May I put to the right hon. Gentleman an historical example of how the Bill would have created great problems in the past? In 1950, the Labour party won the general election with—if my memory is correct—an overall parliamentary majority of seven. That entitled a Labour Government to stay in power for five years. They were never defeated on a motion of confidence in that Parliament, but by 1951, Mr Attlee, a great statesman, felt that his Cabinet colleagues were exhausted and that it was against the national interest for the Labour Government to struggle on with a majority of only seven. He decided to ask the King for a Dissolution. He would not have been able to do so under the provisions of the Bill.
With great respect, I anticipate that he would have been able to do so. I am not seeking to justify in detail what is in the Bill, but let us take that as a possibility. That was an unusual circumstance; Attlee and his colleagues, the senior ones of whom had been in office for more than 11 years and all the way through the Churchill coalition Government, were completely exhausted. Some were dying; others had already passed away. Attlee was right to say that there should be a Dissolution. Under the terms of the Bill, he would have put that to the House. I cannot see that the Conservative party would have opposed it; it would have been astonishing if it had, since it thought that it was going to win. In that situation, the likelihood would be that the resolution of the House would have easily exceeded the two-thirds threshold. As a matter of historical record, that has to be the case.
My right hon. Friend is quite right in saying that we accept the principle of fixed-term Parliaments, but I do not want to lose his earlier comment that he would review that situation on Third Reading if some of this dog’s dinner of a Bill were not tidied up between then and now. Will he reiterate the commitment that we will reconsider our position on Third Reading if we do not get some satisfactory changes?
My right hon. Friend said a few moments ago that one reason why he felt inclined to give this Bill its Second Reading is a commitment made in the Labour party manifesto. Perhaps it would help if I reminded him of what we actually said in our manifesto. We said that we would have the following:
“Legislation to ensure Parliaments sit for a fixed term and an All Party Commission to chart a course to a Written Constitution.”
At least two elements which would make the Bill conform with that commitment are missing.
If I may say so, the “and” is disjunctive, not conjunctive—and I know that because I drafted that piece of the manifesto.
I simply do not understand why—and we have heard no serious explanation as to why—the Government are bolting it. This morning, the Leader of the House gave us a further example when he announced a decision—not a proposal; it had been decided, and that was the word he used—that this Session should last for two years. He then tried to excuse that, having run into something of a squall in the House, by saying—we can check this against the record—that it was a “proposition” that could be further considered in this Bill. I hope that the Deputy Prime Minister will examine closely what the Leader of the House said about commitments for debate on that aspect of a consequence of this Bill.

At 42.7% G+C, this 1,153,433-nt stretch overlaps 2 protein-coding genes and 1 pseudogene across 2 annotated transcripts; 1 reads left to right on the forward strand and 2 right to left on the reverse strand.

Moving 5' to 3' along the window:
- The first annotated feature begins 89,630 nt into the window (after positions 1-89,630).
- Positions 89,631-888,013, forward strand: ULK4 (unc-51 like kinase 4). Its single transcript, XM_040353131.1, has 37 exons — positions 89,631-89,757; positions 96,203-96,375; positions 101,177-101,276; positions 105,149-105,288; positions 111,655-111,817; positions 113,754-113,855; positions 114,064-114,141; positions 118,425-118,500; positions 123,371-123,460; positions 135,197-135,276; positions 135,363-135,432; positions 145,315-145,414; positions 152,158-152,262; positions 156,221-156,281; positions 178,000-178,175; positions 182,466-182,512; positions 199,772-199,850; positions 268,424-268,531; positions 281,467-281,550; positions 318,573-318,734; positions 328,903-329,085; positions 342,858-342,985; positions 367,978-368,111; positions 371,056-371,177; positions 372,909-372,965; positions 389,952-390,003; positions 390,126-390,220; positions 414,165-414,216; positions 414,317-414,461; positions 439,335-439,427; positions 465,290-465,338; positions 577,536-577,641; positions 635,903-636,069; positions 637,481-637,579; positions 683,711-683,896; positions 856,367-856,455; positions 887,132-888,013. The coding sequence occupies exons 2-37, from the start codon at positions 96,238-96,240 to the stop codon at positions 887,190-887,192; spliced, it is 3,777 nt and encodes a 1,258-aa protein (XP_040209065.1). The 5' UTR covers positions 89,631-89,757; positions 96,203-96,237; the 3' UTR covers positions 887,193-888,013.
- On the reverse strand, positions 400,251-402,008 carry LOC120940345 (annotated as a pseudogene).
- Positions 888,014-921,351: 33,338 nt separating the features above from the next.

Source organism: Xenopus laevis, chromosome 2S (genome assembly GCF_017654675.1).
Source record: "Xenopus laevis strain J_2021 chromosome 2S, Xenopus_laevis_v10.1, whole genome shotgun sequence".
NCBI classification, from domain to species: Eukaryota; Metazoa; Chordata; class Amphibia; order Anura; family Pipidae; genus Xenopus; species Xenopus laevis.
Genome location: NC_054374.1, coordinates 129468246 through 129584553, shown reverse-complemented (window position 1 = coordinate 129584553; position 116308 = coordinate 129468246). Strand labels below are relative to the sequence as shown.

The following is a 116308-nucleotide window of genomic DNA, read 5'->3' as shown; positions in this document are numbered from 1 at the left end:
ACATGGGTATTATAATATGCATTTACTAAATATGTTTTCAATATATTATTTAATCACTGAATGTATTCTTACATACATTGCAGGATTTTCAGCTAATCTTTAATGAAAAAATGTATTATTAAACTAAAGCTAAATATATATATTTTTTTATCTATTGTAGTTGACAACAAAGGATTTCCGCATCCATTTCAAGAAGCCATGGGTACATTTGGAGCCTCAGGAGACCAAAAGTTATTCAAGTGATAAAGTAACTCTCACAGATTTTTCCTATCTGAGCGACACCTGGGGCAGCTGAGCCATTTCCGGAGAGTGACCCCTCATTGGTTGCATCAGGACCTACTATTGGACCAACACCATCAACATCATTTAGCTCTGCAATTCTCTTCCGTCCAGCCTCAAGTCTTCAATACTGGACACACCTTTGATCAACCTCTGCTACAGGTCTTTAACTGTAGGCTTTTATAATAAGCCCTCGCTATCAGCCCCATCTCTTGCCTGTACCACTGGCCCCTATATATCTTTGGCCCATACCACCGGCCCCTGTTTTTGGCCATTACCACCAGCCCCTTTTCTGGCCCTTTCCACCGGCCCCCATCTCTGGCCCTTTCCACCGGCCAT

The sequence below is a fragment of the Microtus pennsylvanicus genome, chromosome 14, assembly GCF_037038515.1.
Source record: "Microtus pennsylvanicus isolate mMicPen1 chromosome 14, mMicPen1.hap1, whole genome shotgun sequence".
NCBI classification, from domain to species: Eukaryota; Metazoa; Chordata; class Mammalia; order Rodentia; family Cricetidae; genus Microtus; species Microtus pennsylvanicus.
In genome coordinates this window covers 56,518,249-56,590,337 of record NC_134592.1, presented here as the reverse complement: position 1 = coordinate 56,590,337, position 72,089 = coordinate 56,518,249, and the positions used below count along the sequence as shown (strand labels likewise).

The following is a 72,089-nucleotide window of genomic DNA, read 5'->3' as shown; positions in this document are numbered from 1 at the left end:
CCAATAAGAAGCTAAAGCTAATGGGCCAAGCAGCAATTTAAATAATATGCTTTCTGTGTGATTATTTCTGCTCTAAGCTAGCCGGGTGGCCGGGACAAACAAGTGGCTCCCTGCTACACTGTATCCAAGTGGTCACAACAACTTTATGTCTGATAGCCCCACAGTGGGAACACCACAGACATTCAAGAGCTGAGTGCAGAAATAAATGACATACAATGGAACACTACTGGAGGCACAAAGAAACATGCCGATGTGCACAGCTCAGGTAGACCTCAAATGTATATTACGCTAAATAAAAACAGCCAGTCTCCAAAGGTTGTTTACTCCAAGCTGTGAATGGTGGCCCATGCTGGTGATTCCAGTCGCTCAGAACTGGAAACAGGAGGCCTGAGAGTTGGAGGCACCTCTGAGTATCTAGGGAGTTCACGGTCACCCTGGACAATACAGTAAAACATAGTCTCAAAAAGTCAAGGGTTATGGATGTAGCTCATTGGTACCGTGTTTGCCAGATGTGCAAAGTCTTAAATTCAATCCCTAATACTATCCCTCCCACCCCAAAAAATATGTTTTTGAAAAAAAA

Yes, I accept that. It will not be a pre-emptive decision for me to take, but one that will be taken in the usual way by the shadow Cabinet as a whole and the parliamentary party.
I am sure that my hon. Friend the Member for Nottingham North (Mr Allen) will make his own point about this next matter when he addresses the House. He chairs the Select Committee on Political and Constitutional Reform, which is an all-party Committee with, I believe, a Conservative majority. It has been very clear about what he has described as:
“The severe lack of time which the Committee has had to scrutinise this…Bill”.
He continued by saying that this
“is not only frustrating but very disappointing.”
The right hon. Gentleman is scrabbling for excuses to oppose the Bill on the grounds that it is being rushed. Is there not a risk that if we did not rush it we might end up in the embarrassing situation of a supporter of fixed-term Parliaments who had been 13 years in government but never got round to introducing that?
I have simply explained to the House, while the hon. Gentleman has been sitting there, that we are not opposing the Bill tonight and the reason is that we agree with the principle of fixed-term Parliaments. What I disagree with is the manner in which it has been introduced. I also disagree with some very important detail, part of which needs to be amended, not least to bring it into line with Liberal Democrat policy. I will explain that, because one of the consequences of their going into this coalition has been the complete amnesia that has affected the whole of the Liberal Democrats’ policy.